TELUS Takes Ottawa to Federal Court Over Wireless Spectrum Policy


Telus has decided to shift the discussion with Ottawa regarding its wireless policy to another level: it has taken the government to court, asking the Federal court to review the government’s policy on spectrum transfers.

telus saskatoon

The funny thing about this action is that none of its claims have been proved, so it is obvious that the filing is part of the incumbent’s strategy to capture the government’s attention.

So what exactly is Telus claiming? Here is what Telus spokesman Shawn Hall said to the Financial Post on Monday evening:

“We are seeking clarity from the court on the legality of the government’s June 28 decision to re-write the rules for transferring wireless spectrum mid-stream, and to clarify if the minister actually has the legal right to require his personal approval of changes of control of a company.”

“The results of the new policy, if implemented, will be that changes in control of [advanced wireless spectrum] licensees who received spectrum through the set-aside will no longer be permitted after the expiry of the moratorium except with the minister’s approval, contrary to the clear, unambiguous and unqualified representations the minister made in the AWS framework and in the AWS licences that the moratorium would expire after five years,” Telus said to the Globe and Mail.

Telus claims that the sudden change has unfairly disrupted investment plans by changing the rules of spectrum transfers between wireless players. It is true that then minister Christian Paradis rejected the Telus–Mobilicity deal, but it was because the five-year ban had not yet been completed – it is set to expire sometime next year. I don’t recall Paradis saying that he would reject future applications from local incumbents when the ban expired. Paradis then said, that he would review individually each of the submitted applications for wireless spectrum transfer. That’s it.

Moving forward, Telus, Bell and Rogers are afraid that Verizon will enter the market and cherry pick struggling wireless startups and obtain spectrum at a discount. If any new entrant is allowed to “snap them up with no competition, they will get the benefit of that taxpayer-funded subsidy,” Telus spokesman said.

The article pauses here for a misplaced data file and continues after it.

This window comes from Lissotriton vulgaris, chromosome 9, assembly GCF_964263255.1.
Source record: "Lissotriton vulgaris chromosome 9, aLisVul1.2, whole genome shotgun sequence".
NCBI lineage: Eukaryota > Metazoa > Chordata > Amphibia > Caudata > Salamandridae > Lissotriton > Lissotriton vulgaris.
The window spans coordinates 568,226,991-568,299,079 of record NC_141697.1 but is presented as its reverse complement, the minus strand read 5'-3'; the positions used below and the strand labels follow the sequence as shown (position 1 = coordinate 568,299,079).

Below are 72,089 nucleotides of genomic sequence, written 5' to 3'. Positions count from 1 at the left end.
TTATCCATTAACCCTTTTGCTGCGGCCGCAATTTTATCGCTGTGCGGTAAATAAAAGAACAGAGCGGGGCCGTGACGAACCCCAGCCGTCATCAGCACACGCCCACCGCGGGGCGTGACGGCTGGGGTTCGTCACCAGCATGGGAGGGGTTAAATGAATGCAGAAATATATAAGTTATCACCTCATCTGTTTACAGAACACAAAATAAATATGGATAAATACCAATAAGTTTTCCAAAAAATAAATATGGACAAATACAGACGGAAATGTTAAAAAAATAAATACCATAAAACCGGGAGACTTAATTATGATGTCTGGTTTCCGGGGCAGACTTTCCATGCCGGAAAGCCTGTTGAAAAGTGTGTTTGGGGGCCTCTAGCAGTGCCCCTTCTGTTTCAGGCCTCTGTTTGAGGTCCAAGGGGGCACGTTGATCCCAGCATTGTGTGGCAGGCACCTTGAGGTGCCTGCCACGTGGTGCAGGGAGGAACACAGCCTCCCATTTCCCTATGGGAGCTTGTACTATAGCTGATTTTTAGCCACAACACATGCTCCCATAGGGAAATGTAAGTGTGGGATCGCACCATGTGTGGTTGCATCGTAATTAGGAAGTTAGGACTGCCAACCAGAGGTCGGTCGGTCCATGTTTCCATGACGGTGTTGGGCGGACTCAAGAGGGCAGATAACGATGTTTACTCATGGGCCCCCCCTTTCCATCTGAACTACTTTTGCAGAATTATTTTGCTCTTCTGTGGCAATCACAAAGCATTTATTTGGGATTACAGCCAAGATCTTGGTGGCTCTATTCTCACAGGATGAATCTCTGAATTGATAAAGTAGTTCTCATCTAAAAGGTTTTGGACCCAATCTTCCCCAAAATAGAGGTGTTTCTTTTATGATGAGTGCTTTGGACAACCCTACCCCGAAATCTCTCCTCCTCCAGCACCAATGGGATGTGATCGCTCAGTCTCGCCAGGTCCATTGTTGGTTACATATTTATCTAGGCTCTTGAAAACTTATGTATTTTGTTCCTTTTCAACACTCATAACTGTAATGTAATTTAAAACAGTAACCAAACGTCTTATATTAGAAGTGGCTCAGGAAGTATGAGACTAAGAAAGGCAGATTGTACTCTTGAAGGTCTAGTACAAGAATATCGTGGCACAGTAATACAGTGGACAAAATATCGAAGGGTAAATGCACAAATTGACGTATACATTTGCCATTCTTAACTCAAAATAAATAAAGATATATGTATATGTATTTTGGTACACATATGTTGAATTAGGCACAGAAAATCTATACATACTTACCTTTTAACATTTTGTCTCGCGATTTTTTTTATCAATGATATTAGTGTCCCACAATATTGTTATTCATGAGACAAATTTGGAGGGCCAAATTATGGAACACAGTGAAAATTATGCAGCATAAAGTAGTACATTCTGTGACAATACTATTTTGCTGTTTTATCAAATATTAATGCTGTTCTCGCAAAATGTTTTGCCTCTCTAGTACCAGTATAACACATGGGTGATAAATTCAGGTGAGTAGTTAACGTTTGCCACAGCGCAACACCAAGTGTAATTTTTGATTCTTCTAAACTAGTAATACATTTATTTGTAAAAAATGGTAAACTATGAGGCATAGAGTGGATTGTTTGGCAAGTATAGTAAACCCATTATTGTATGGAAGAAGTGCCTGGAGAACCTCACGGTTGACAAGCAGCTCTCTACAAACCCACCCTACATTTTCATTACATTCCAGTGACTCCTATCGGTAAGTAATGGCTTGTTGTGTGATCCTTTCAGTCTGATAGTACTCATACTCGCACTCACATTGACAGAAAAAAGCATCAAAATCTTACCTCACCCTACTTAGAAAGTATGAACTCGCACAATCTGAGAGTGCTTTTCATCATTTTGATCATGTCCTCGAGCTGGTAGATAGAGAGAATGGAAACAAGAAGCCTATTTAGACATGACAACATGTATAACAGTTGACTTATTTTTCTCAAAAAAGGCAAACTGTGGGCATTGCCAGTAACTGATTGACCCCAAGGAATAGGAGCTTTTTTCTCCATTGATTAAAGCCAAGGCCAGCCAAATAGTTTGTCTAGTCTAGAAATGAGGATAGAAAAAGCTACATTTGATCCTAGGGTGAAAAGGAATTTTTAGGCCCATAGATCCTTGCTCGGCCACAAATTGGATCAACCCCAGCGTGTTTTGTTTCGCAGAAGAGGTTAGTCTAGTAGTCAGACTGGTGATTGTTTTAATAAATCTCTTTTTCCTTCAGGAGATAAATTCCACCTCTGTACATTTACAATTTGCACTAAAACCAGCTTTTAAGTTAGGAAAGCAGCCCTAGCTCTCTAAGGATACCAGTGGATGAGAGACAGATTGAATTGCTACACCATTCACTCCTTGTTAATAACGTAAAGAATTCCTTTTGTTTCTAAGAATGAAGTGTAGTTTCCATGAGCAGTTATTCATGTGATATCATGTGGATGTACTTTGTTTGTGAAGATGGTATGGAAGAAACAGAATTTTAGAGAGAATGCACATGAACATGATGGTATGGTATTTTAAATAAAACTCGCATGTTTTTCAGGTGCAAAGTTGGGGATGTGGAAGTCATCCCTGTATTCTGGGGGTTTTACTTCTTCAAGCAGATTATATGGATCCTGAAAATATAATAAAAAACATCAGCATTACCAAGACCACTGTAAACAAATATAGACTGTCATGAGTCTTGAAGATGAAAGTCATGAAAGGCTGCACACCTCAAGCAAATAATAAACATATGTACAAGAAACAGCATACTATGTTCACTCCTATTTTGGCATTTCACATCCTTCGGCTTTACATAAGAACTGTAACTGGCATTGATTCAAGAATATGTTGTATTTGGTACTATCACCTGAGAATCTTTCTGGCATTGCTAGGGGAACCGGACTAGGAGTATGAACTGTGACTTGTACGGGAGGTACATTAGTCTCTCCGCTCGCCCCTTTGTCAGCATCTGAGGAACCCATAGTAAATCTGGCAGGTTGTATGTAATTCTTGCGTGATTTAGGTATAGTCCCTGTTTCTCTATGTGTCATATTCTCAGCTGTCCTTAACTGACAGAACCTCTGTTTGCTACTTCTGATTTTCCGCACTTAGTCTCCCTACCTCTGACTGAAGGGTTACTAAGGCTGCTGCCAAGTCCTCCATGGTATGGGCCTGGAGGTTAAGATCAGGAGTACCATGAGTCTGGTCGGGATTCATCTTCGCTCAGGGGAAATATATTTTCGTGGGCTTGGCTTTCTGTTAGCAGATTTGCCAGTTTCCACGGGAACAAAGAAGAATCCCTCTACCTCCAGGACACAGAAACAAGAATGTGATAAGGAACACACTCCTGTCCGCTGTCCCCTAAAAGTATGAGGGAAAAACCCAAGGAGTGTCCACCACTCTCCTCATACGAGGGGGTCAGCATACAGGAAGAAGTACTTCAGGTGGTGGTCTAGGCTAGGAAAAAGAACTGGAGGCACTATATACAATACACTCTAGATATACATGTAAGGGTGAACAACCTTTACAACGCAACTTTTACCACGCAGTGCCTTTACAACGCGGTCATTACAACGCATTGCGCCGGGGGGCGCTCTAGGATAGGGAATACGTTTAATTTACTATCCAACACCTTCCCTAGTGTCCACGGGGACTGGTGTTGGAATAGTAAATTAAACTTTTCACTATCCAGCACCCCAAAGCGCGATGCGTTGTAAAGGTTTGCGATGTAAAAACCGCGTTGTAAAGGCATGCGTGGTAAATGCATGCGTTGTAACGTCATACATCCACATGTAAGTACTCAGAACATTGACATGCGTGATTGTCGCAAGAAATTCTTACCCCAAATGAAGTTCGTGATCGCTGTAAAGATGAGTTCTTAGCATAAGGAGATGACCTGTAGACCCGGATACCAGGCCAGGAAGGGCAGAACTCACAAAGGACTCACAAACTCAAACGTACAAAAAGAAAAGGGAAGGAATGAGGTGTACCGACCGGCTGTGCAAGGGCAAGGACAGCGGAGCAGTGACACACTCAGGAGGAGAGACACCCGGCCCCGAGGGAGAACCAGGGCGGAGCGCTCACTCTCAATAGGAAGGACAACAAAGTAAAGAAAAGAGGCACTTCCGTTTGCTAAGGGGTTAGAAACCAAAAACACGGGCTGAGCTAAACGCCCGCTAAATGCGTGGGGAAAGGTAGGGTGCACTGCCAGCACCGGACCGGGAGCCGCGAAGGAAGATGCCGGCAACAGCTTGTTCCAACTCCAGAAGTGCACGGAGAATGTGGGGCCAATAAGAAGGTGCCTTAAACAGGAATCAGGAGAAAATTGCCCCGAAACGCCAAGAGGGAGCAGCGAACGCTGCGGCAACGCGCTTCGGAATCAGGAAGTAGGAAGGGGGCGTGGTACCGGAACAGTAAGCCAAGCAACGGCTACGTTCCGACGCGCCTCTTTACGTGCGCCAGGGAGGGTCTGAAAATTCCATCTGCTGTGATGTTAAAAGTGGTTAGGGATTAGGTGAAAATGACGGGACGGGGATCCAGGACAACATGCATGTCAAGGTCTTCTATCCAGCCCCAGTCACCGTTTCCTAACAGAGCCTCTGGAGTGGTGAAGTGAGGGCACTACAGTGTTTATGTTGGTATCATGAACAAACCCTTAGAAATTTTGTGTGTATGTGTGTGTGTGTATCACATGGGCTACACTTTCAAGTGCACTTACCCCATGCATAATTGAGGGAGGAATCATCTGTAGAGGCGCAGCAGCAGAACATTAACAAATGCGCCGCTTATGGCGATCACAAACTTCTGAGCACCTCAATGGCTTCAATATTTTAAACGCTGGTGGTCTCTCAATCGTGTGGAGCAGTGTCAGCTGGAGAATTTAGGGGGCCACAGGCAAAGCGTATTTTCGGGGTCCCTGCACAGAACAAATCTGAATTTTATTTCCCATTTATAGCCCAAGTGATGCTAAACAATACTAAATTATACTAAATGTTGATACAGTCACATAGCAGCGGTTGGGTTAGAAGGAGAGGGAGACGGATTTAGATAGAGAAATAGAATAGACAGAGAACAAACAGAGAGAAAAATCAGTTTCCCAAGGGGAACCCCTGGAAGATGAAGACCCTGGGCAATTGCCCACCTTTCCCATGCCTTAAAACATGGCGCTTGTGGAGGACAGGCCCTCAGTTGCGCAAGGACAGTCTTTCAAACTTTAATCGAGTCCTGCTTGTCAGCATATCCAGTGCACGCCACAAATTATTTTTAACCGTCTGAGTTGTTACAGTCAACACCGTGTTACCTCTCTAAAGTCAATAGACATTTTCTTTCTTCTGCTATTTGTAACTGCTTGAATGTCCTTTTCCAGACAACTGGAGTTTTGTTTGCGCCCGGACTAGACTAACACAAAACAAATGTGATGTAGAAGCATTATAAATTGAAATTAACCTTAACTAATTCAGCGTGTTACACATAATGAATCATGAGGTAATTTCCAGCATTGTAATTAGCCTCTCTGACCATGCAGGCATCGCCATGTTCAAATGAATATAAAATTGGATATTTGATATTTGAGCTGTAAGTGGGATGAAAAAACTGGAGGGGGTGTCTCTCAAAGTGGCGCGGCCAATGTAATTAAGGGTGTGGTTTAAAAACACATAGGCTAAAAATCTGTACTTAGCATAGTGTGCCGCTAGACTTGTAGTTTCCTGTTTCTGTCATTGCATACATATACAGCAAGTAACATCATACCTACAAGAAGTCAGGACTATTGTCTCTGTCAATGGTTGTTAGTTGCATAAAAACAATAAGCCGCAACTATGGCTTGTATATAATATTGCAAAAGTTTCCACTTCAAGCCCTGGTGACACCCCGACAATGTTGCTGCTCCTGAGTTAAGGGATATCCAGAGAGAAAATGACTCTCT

The media has been loud recently due to the incumbent’s campaign against the possible entrance of Verizon, which could finally make Ottawa’s dream come true: a fourth viable national player. Ottawa, however, seems unwavering in the face of media attacks and the incumbent outrage, and will likely proceed with the 700 MHz spectrum auction without any changes to its wireless policy. What the newly installed Industry Minister James Moore has done, though, is to schedule half-hour meetings with wireless players.


  • FragilityG4

    This reminds me of my kid when I tell him its bedtime and he starts to scream and cry …

  • IstvanFekete


  • crosseyed_mofo

    raaaaage against the machine

  • ward09

    I love how each of the big three is playing their role… Bell took out the Star ad, Rogers complained about gov officials courting Verizon in New York, and now this Telus legal action. It is all highly coordinated through their little association, and they are so throughly out of touch that they actually think they can sway public opinion. It is waaaay too late for that.

    The damage they have done to themselves over the years through terrible rate plans and poor service have created an environment where we want to see them all burn. Verizon must think Canadians are crazy the way we are throwing ourselves at them (myself included), after being hated so long at home in the US.

    The fact is that the big three have such an easy ride of protected collusion for so long that they have no idea how to compete. They still have the biggest advantage of all, 95% of Canadian subscribers. If they were serious about changing, they wouldn’t waste time with legal crap and PR campaigns – they would start cutting rates and upping the incentives. Right now. But nope, they are gambling that they can somehow block Verizon or make it unattractive for them to come up here, and maintain their price-fixing ways.

  • FragilityG4

    Aren’t there laws against oligopolies?

    Watch if or when Verizon comes in their new angle will be “We’re Canadian” too bad they treat Canadians like second rate citizens …

    My only fear is that Verizon aligns its plans with the Three in order to reap the benefits of the gouging … Aren’t there laws against oligopolies??

  • ward09

    Well if they want customers they will have to win them from the big three. That means better plans and incentives. I will remain off contract after September and wait to be wooed by someone.

  • 1His_Nibs1

    I’m glad Gary and his crew are keeping us abreast of all of this because I for one am getting more and more enraged by the Big 3’s actions. With every action they take I become more and more determined that should/if Verizon come to Canada (and even if they offer us the exact same plan pricing as the Big 3) I’ll switch to Verizon out of spite just to punish the Big 3 for their actions (in my case Fido a subsidary of Rogers) and I hope some of you on here take the same mindset. We need to send a message that there are consequences for certain actions/behaviours. Maybe a colossal stock price tumble will send that message loud and clear!

  • Cheers! We’re trying to keep everybody informed here 🙂

  • ward09

    That’s exactly how I feel. The only thing the big 3 can do to keep me is DRAMATIC improvements to there plans and incentives. Even if they do this, I will hold my nose when resigning.